• We were glad to see all that snow in the mountains of California and other western states. Although we are getting snow, which should help out our drought, we really do need much more, even though it’s inconvenient. That batch really didn’t have a recipe; more of toss in this and that. But it’s about this:

      5 pounds navy beans, soaked, drained
      2 quarts ham broth
      1 quart tomato sauce
      1 C brown sugar
      Ham dices and pieces
      2 onions, chopped
      1 clove of garlic, chopped finely
      salt to taste
      2 tsp black pepper
      Mix all together, then I put in the oven to heat thoroughly. Pack hot into clean pint jars ( I make sure there’s no more than about 1/2 a jar of beans) and process at 10 pounds for 75 minutes. I live at 1,400 feet in elevation so I process at 11 pounds.

  6. Those beans look delicious! What variety of bean did you use? We have had some cold weather here in north Missouri. Tomorrow is to be 8 above with winds gusting to 30 mph. Not expecting to enjoy that, lol. Stay warm

    • I used some old navy beans I had in long-term storage but any nice bean will work. Luckily, we know that spring will come. Eventually.

  7. After reading everyone’s story of how cold it is up north, I will stop complaining about the freeway being closed yesterday due to blowing snow covering the road. Last week it was icy & snowy, down to single digits Sat night. Now it will be upper 40s for the next 2 weeks. So far I haven’t seen flood warnings but anticipate it will be coming. My section of the Sierra’s had record breaking snow in December.

  8. Your canned beans look delicious!! The bean soup sounds like it would be delicious too. Your weather makes me very grateful for our weather right now . I hope you guys stay nice and warm and toasty indoors .

    • It’s so fun to get so much good food from one single ham, and a half ham, to boot!! Yep, we’re stuffing wood in the stove and staying very comfortable.

  9. We had -38 this morning and a friend who lives a couple miles away had a picture of her thermometer at -50 on Facebook this morning! It’s up to -36 now at noon and is supposed to stay cold for the next couple days! We are in the Copper Basin, Alaska for those who wonder, latitude 61.73 North. Keep warm!

    • Years ago, when we lived down at Sturgeon Lake, Mn, I took a picture of the thermometer in our attached greenhouse, reading 55 degrees and the outside reading was -55. Now that was sure funny. And cold!!

  10. Jackie, I wonder if you would consider doing a zoom meeting when you are next pressure cooking, so us newbies can follow along with you? I have an All-American, for over 5 years now, but am too intimidated to use it without some help. Please?!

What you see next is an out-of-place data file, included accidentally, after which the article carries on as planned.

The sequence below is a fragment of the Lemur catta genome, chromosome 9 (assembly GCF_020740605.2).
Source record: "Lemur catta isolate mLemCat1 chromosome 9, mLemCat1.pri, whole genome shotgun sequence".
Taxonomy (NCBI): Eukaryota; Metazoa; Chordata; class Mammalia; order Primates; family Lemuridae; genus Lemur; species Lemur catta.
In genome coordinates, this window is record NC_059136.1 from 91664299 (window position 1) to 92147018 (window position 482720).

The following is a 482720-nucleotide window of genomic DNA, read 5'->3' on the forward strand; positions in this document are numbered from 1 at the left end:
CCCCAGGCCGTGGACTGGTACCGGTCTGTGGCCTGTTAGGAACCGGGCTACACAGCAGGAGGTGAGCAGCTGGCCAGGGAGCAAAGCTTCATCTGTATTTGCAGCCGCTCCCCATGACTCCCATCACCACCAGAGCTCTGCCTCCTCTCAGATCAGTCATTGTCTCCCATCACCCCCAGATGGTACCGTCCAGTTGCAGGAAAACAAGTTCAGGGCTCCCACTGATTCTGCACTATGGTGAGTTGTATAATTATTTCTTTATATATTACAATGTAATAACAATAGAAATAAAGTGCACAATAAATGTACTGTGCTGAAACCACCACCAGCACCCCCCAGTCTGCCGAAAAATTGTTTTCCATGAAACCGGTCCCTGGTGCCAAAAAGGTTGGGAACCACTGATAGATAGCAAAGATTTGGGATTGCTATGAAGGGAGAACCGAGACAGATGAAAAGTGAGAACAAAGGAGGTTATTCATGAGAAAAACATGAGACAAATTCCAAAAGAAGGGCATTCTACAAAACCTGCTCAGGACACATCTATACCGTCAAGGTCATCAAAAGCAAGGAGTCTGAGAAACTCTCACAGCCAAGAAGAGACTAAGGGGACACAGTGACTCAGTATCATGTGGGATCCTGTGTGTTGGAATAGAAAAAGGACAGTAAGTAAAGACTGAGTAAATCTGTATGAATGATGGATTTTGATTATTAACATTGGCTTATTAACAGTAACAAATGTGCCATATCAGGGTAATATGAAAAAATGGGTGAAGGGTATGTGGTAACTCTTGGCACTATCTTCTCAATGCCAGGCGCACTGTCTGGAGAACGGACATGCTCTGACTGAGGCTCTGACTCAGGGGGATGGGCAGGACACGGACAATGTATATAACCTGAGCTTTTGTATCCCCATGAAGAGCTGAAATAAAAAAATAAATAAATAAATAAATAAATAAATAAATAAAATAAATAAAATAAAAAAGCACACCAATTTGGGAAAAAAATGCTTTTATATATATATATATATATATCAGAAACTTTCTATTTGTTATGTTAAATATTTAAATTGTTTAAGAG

• Gee, I’d love to. But because we live off grid and only have satellite, I can’t even do Skype and my phone is old too. Why don’t you email me and I’ll give you my phone number so I can walk you through canning as you go. It’ll work; I’ve done it with others. It really is so very easy and safe! That’s

  11. No Global Warming here in NW Wisconsin😂😂😂 I admire your canning skills! I’m to lazy so I rely on my freezer or garage bins this time of year.

    • I used to rely on my freezer, which was only 2 years old. Until it quit on us and resulted in lots of spoiled food while I canned like mad, trying to save as much as I could. Keep warm!!

  12. We sold our cabin in northern Idaho a few years back and I have “sellers remorse” whenever I hear the crackling fire of a wood burning stove. Got down below zero for a few days here in eastern WA and a warmer snow is falling and blanketing everything now. It is hard to stay outside when it gets below zero unless one layers up so much its hard to move! But I love the silence of snowfall and how everything is monochromatic and calming. And who doesn’t sleep like a baby in the dead of winter?? Like hibernation!

    • Hey D–we lived in Grand Coulee for almost 7 years! Loved it but winter could be a trial, we learned that our first year when we needed snow boots, lol. We finally got a four wheel drive ‘Burb that got us out when the snow got deep.

    • Hey, when it warms up to zero, we run outside in T shirts! Really. No, we don’t stay out long. I love the quietness of snowfall and when it’s really cold, the stars sparkle so much brighter.

  13. Wow that’s cold! We’ve seen only -1 yesterday morning here in lower Michigan. Glad that you’re all tucked in nice and warm with those wood stoves. The canning looks beautiful.

    • Yeah, I remember that when I was a kid in the suburbs of Detroit, we’d go up north to the cabin when it was zero, thinking it was so cool (no pun intended).

  14. DH and I spent the coldest winter on record (at the time) in North Dakota. Try loading up two small (one toddler and one baby) to go wash clothes at the laundromat.

    • Oh yeah; been there, done that!! Our water lines froze and I had a baby, and two small children. Not fun, eh? But we survived and the kids are all happy, now they’re grownups.